Why The Long Faces?

Note: This review is from 2006

Review by Steve Bennett

This is a two-woman sketch show of humble ambition. A midday slot in a small venue for just a week of the festival is hardly screaming 'monster hit'.

But mighty things have come from such inauspicious acorns (ask Perrier-winners Wil Adamsdale or Laura Solon), and, after all, Vicky Frango and Sally-Anne Hayward's Why The Long Faces? has already been made into a TV pilot.

In the final judgment, it's a modest success, to match its modest place in the Fringe programme. It's always watchable, sporadically funny, and only costs a fiver. Not a major revelation, but a decent, low-key start to a day.

They are both well-spoken middle-class gals, but make a virtue of fact, rather than apologising for it. Hayward tends to play closer to type ­ shrill, overexcitable 'yummy mummy' characters ­ while Frango's range is wider: from slack-jawed supermarket till girl to a dull, and male, sales rep with an anoracky, perverse knowledge of Britain's road system. Fellow stand-up Paul Kerensa is drafted in to fill the odd role, too.

Some of the characters have been done before, like that tedious human TomTom of Frango's; while Hayward's mutton-acting-as-lamb 'fun mum' is a touch too close to Ab Fab's overgrown teenager Eddie, albeit a more perky and less sultry version.

There are plenty of more distinctive, more appealing characters, but often they are too close to reality to be truly funny, and with monologues that need 'gagging up'.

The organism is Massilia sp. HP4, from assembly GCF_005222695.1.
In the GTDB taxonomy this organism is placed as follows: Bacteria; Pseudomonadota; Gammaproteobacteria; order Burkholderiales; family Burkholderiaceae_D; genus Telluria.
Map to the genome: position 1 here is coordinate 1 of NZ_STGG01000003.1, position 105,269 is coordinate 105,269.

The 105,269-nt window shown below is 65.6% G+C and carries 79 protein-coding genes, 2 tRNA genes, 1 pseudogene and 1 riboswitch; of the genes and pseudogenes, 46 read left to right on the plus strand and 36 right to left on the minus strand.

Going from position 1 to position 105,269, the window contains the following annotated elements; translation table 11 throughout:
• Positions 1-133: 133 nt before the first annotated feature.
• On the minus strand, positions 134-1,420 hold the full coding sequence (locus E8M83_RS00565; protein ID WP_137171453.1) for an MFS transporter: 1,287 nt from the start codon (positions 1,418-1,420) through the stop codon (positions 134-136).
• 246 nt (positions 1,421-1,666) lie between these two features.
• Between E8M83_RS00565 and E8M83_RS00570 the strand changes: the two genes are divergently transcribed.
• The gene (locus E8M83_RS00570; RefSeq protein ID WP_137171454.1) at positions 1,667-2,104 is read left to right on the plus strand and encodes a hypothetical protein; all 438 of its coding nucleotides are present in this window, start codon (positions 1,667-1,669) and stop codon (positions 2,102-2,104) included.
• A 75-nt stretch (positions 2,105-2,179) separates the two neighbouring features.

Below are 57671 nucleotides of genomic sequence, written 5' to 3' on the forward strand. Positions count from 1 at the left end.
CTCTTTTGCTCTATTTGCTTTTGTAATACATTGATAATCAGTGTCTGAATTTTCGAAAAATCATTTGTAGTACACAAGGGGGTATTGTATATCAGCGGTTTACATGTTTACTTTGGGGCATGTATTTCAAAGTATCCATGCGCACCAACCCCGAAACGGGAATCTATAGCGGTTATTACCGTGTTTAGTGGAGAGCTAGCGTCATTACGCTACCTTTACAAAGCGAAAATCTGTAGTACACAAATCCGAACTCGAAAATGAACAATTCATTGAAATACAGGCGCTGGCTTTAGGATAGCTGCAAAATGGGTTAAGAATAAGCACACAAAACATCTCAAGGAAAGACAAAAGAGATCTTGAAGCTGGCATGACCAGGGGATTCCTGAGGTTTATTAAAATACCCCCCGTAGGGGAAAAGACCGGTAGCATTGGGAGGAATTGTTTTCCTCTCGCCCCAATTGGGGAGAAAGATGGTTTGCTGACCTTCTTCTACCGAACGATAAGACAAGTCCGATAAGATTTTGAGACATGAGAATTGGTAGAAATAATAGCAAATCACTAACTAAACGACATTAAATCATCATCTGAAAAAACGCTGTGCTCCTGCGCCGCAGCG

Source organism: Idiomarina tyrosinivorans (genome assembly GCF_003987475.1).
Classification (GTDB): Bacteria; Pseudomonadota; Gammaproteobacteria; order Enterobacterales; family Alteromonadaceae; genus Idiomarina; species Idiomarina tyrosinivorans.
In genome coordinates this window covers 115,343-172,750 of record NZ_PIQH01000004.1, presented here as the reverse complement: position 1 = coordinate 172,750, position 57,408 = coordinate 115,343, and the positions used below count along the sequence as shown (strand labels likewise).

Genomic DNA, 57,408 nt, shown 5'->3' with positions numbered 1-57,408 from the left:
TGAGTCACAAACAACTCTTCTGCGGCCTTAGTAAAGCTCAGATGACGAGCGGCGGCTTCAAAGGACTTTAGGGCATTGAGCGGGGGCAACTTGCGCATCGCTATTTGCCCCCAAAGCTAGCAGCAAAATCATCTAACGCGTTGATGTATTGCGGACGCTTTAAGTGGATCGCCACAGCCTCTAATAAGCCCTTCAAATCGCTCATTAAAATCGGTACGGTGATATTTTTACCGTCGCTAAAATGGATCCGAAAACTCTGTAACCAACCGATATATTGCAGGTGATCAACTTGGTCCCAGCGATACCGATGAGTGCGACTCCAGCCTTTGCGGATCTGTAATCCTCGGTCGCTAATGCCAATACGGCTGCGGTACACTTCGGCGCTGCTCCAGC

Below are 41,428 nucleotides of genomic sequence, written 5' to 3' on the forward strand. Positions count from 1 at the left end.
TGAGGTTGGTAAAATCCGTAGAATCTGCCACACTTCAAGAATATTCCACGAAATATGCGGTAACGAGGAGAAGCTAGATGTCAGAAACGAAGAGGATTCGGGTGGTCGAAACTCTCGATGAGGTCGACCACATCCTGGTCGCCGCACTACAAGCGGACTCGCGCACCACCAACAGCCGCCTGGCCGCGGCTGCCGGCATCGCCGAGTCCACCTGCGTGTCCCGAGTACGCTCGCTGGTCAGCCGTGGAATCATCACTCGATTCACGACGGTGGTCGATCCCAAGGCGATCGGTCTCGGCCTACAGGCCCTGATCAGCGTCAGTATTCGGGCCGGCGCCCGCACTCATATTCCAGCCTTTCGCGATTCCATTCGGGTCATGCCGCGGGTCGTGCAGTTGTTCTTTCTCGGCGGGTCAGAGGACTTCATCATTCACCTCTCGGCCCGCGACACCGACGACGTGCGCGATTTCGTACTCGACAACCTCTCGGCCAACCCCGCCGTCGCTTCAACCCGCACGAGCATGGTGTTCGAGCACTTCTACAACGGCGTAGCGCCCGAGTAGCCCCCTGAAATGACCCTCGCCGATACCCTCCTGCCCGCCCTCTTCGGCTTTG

Yet 'hit and miss' can be applied to this, like so many other, sketch shows ­ and there are good ideas among the more mediocre. The bored, boring office worker with a true-to-life catchphrase is one, ditto the sweaty, hateful traffic warden, the course, rasping showbiz agent and the competitive nuns. And a German language tape scene is a bizarrely funny take on an idea that's been done before, though they might have been best advised to avoid the payoff they were inevitably drawn towards.

The show's needs tougher script editing and a strong directorial hand to address the inconsistencies in characters and problems with pace: many sketches seem too long, while others are too short.

And if anyone were to take that job, first thing to tackle would be a way of handling the dull practicalities of scene changes to avoid seemingly interminable moments of darkness as the pair clatter to find the right props backstage.

But there's certainly potential in maybe half the creations on display, which, with a bit of sharpening, would not be out of place in a TV sketch show. That pilot may yet be money well spent.

Steve Bennett

 

Review date: 1 Jan 2006
Reviewed by: Steve Bennett

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